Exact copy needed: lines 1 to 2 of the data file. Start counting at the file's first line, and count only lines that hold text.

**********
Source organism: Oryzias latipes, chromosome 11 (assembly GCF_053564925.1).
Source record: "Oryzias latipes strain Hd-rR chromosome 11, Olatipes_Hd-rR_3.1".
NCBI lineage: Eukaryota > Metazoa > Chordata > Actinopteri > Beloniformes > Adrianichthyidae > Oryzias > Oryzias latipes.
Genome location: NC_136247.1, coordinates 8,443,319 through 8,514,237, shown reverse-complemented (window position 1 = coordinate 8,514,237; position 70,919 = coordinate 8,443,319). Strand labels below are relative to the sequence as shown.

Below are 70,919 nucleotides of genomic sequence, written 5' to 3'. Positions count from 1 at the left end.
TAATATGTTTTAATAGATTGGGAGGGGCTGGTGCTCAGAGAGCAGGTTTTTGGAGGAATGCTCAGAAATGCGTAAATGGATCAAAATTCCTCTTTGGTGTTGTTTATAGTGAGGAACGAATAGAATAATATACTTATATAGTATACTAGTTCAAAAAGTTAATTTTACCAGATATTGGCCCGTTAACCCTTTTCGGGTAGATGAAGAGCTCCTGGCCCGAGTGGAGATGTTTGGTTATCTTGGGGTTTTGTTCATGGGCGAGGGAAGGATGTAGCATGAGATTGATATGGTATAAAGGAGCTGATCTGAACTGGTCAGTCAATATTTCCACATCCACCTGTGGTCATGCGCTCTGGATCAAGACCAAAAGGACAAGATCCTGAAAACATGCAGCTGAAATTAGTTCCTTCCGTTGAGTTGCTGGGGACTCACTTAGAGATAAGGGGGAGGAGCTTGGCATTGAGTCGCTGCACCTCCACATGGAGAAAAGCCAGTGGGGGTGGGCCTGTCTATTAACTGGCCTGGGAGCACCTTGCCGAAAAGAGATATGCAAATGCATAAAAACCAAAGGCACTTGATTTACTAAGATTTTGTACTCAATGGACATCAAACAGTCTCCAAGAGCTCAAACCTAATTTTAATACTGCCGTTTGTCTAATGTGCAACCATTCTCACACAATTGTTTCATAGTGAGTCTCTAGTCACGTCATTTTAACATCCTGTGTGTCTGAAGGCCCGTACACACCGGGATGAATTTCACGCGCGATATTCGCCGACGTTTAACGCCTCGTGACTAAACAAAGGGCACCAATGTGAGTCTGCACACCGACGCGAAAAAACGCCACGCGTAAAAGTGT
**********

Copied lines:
Source organism: Oryzias latipes, chromosome 11 (assembly GCF_053564925.1).
Source record: "Oryzias latipes strain Hd-rR chromosome 11, Olatipes_Hd-rR_3.1".